Those are good questions, Stack. BookKeeper scales throughput with the
          number of servers, so adding more bookies should increase your current
          throughput if your traffic is not saturating the network already.
          Consequently, if you don't have a constraint on the number of bookies you'd
          like to use, your limitation would be the amount of bandwidth you have
          available.

          Just to give you some numbers, we have so far been able to saturate the
          network when writing around 1k bytes per entry, and the number of writes/s
          for 1k writes is of the order of tens of thousands for 3-5 bookies. Now, if
          I pick the largest numbers in your small example to consider the worst case
          (5 nodes, 1MB writes, 5k writes/s), then we would need a 40Gbit/s network,
          so I'm not sure you can do it with any distributed system unless you write
          locally in all nodes, in which case you can't guarantee the data will be
          available upon a node crash. Let me know if I'm misinterpreting your comment
          and you have something else in mind.

          I also have to mention that we added a feature to enable thousands of
          concurrent ledgers with minimal performance penalty on the writes, so I
          don't see any trouble in increasing the number of concurrent nodes as long
          as the BookKeeper cluster is provisioned accordingly. Of course, it would be
          great to measure it with hbase, though.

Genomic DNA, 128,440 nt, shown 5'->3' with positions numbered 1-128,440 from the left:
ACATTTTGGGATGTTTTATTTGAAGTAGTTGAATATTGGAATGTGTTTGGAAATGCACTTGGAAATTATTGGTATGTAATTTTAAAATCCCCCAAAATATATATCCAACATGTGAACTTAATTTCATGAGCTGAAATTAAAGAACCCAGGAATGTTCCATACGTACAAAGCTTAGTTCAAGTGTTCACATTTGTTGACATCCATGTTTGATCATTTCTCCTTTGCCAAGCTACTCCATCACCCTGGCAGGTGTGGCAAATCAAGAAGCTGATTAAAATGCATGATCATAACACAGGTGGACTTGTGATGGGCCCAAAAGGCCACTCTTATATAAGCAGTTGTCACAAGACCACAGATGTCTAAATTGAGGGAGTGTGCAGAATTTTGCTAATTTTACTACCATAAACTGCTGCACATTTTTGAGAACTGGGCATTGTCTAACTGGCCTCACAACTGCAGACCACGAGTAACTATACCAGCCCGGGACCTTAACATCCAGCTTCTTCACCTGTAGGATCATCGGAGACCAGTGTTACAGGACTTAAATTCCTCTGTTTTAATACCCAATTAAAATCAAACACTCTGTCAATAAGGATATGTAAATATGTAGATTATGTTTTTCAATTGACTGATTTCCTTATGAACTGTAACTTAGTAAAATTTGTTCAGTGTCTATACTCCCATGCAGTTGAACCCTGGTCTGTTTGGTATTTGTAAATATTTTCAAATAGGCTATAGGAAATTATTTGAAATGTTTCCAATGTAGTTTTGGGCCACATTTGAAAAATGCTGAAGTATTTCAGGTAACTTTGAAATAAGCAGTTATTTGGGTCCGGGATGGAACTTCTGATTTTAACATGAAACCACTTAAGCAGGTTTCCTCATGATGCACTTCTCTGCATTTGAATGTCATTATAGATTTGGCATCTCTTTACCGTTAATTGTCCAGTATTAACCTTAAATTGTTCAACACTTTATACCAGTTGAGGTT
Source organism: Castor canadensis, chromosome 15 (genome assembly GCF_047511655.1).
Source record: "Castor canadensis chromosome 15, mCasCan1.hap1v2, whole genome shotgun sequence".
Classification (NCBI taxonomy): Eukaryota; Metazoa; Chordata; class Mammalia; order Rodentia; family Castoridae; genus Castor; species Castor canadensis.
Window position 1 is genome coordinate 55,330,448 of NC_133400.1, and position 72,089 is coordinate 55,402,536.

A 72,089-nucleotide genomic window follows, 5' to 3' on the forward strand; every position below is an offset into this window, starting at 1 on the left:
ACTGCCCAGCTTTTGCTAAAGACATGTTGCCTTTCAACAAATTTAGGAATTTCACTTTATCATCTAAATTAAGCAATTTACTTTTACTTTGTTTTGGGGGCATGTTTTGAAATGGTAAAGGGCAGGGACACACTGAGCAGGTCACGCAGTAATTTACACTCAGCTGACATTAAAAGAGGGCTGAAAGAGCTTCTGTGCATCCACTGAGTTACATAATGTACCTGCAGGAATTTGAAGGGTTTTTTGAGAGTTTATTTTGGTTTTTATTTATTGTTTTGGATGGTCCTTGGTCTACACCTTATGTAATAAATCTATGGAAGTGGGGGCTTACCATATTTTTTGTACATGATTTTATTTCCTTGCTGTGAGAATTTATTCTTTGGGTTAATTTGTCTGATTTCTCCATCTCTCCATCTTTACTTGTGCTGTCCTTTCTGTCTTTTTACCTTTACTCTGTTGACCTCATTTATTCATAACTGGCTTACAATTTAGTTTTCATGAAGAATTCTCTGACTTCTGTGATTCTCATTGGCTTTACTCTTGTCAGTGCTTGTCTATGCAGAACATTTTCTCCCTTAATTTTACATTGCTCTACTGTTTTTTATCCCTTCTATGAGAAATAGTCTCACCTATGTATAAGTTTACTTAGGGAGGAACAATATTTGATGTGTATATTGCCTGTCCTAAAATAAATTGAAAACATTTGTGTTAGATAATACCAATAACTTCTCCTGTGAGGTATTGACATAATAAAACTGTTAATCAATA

Show
          ryan rawson added a comment - A few more questions... What's the persistence story? How many nodes is the log data stored on? On performance, how about 100-200k ops/sec with data sizes about 150 bytes or so? This would be aggregately generated on 20 nodes. On Mar 12, 2010 2:18 PM, "Flavio Paiva Junqueira (JIRA)" <jira@apache.org> wrote: [ https://issues.apache.org/jira/browse/HBASE-2315?page=com.atlassian.jira.plugin.system.issuetabpanels:comment-tabpanel&focusedCommentId=12844627#action_12844627 ] Flavio Paiva Junqueira commented on HBASE-2315 : ----------------------------------------------- Those are good questions, Stack. BookKeeper scales throughput with the number of servers, so adding more bookies should increase your current throughput if your traffic is not saturating the network already. Consequently, if you don't have a constraint on the number of bookies you'd like to use, your limitation would be the amount of bandwidth you have available. Just to give you some numbers, we have so far been able to saturate the network when writing around 1k bytes per entry, and the number of writes/s for 1k writes is of the order of tens of thousands for 3-5 bookies. Now, if I pick the largest numbers in your small example to consider the worst case (5 nodes, 1MB writes, 5k writes/s), then we would need a 40Gbit/s network, so I'm not sure you can do it with any distributed system unless you write locally in all nodes, in which case you can't guarantee the data will be available upon a node crash. Let me know if I'm misinterpreting your comment and you have something else in mind. I also have to mention that we added a feature to enable thousands of concurrent ledgers with minimal performance penalty on the writes, so I don't see any trouble in increasing the number of concurrent nodes as long as the BookKeeper cluster is provisioned accordingly. Of course, it would be great to measure it with hbase, though.
          Hide
          stack added a comment -

          Thanks for the interesting comments.

          WAL is per regionserver, not per region.